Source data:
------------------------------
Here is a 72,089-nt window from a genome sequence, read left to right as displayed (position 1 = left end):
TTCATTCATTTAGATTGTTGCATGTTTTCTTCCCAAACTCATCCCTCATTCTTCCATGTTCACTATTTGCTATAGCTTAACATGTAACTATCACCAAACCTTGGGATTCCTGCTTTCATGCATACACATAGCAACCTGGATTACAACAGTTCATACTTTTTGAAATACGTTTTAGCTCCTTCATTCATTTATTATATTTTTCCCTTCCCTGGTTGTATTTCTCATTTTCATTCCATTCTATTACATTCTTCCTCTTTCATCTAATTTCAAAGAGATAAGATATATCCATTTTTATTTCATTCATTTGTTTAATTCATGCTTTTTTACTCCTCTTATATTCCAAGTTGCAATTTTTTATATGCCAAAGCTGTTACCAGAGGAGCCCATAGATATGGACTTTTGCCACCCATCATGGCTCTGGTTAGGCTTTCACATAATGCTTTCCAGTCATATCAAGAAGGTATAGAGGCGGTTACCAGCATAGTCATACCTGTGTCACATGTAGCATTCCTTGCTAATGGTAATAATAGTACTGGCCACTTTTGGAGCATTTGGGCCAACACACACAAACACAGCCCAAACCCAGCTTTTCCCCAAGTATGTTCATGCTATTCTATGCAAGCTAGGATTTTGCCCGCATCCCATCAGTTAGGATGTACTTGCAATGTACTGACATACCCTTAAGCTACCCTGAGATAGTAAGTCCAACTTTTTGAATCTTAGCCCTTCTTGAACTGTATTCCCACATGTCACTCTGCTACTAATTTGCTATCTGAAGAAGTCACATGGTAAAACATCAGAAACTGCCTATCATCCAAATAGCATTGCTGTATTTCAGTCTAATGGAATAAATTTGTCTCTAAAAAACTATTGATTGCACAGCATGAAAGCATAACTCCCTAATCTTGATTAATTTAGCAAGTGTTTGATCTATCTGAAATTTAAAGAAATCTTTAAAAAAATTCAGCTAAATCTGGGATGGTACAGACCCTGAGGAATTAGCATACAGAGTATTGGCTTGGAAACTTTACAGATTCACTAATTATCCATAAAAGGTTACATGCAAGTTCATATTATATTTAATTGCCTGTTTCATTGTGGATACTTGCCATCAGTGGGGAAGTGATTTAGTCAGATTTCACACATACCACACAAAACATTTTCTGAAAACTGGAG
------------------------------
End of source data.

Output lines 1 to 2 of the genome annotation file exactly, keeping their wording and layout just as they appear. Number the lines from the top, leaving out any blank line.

Here is a 72,089-nt window from a genome sequence, read left to right as displayed (position 1 = left end):
TTCATTCATTTAGATTGTTGCATGTTTTCTTCCCAAACTCATCCCTCATTCTTCCATGTTCACTATTTGCTATAGCTTAACATGTAACTATCACCAAACCTTGGGATTCCTGCTTTCATGCATACACATAGCAACCTGGATTACAACAGTTCATACTTTTTGAAATACGTTTTAGCTCCTTCATTCATTTATTATATTTTTCCCTTCCCTGGTTGTATTTCTCATTTTCATTCCATTCTATTACATTCTTCCTCTTTCATCTAATTTCAAAGAGATAAGATATATCCATTTTTATTTCATTCATTTGTTTAATTCATGCTTTTTTACTCCTCTTATATTCCAAGTTGCAATTTTTTATATGCCAAAGCTGTTACCAGAGGAGCCCATAGATATGGACTTTTGCCACCCATCATGGCTCTGGTTAGGCTTTCACATAATGCTTTCCAGTCATATCAAGAAGGTATAGAGGCGGTTACCAGCATAGTCATACCTGTGTCACATGTAGCATTCCTTGCTAATGGTAATAATAGTACTGGCCACTTTTGGAGCATTTGGGCCAACACACACAAACACAGCCCAAACCCAGCTTTTCCCCAAGTATGTTCATGCTATTCTATGCAAGCTAGGATTTTGCCCGCATCCCATCAGTTAGGATGTACTTGCAATGTACTGACATACCCTTAAGCTACCCTGAGATAGTAAGTCCAACTTTTTGAATCTTAGCCCTTCTTGAACTGTATTCCCACATGTCACTCTGCTACTAATTTGCTATCTGAAGAAGTCACATGGTAAAACATCAGAAACTGCCTATCATCCAAATAGCATTGCTGTATTTCAGTCTAATGGAATAAATTTGTCTCTAAAAAACTATTGATTGCACAGCATGAAAGCATAACTCCCTAATCTTGATTAATTTAGCAAGTGTTTGATCTATCTGAAATTTAAAGAAATCTTTAAAAAAATTCAGCTAAATCTGGGATGGTACAGACCCTGAGGAATTAGCATACAGAGTATTGGCTTGGAAACTTTACAGATTCACTAATTATCCATAAAAGGTTACATGCAAGTTCATATTATATTTAATTGCCTGTTTCATTGTGGATACTTGCCATCAGTGGGGAAGTGATTTAGTCAGATTTCACACATACCACACAAAACATTTTCTGAAAACTGGAG